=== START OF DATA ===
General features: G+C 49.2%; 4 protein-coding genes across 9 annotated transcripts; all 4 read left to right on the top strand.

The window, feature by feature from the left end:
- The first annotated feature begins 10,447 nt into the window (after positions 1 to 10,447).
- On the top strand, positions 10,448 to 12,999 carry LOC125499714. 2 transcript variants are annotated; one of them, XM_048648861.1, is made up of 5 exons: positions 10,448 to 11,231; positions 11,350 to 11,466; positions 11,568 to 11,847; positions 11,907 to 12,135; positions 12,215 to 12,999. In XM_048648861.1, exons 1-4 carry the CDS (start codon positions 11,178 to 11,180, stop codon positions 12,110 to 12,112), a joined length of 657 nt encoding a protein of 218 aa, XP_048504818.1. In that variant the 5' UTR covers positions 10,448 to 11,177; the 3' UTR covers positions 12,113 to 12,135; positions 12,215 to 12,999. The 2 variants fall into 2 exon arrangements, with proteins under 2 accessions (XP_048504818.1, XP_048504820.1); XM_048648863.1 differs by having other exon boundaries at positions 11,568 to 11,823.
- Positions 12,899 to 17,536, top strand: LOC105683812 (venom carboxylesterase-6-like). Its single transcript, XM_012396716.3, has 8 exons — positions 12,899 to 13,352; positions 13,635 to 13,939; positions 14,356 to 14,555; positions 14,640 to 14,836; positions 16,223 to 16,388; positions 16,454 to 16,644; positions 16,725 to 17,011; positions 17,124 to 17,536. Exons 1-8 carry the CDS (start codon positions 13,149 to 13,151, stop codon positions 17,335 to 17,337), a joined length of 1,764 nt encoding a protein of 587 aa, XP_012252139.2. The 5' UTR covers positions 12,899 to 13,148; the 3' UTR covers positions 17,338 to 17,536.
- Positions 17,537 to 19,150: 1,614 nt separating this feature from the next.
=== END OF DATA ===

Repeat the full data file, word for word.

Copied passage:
General features: G+C 49.2%; 4 protein-coding genes across 9 annotated transcripts; all 4 read left to right on the top strand.

The window, feature by feature from the left end:
- The first annotated feature begins 10,447 nt into the window (after positions 1 to 10,447).
- On the top strand, positions 10,448 to 12,999 carry LOC125499714. 2 transcript variants are annotated; one of them, XM_048648861.1, is made up of 5 exons: positions 10,448 to 11,231; positions 11,350 to 11,466; positions 11,568 to 11,847; positions 11,907 to 12,135; positions 12,215 to 12,999. In XM_048648861.1, exons 1-4 carry the CDS (start codon positions 11,178 to 11,180, stop codon positions 12,110 to 12,112), a joined length of 657 nt encoding a protein of 218 aa, XP_048504818.1. In that variant the 5' UTR covers positions 10,448 to 11,177; the 3' UTR covers positions 12,113 to 12,135; positions 12,215 to 12,999. The 2 variants fall into 2 exon arrangements, with proteins under 2 accessions (XP_048504818.1, XP_048504820.1); XM_048648863.1 differs by having other exon boundaries at positions 11,568 to 11,823.
- Positions 12,899 to 17,536, top strand: LOC105683812 (venom carboxylesterase-6-like). Its single transcript, XM_012396716.3, has 8 exons — positions 12,899 to 13,352; positions 13,635 to 13,939; positions 14,356 to 14,555; positions 14,640 to 14,836; positions 16,223 to 16,388; positions 16,454 to 16,644; positions 16,725 to 17,011; positions 17,124 to 17,536. Exons 1-8 carry the CDS (start codon positions 13,149 to 13,151, stop codon positions 17,335 to 17,337), a joined length of 1,764 nt encoding a protein of 587 aa, XP_012252139.2. The 5' UTR covers positions 12,899 to 13,148; the 3' UTR covers positions 17,338 to 17,536.
- Positions 17,537 to 19,150: 1,614 nt separating this feature from the next.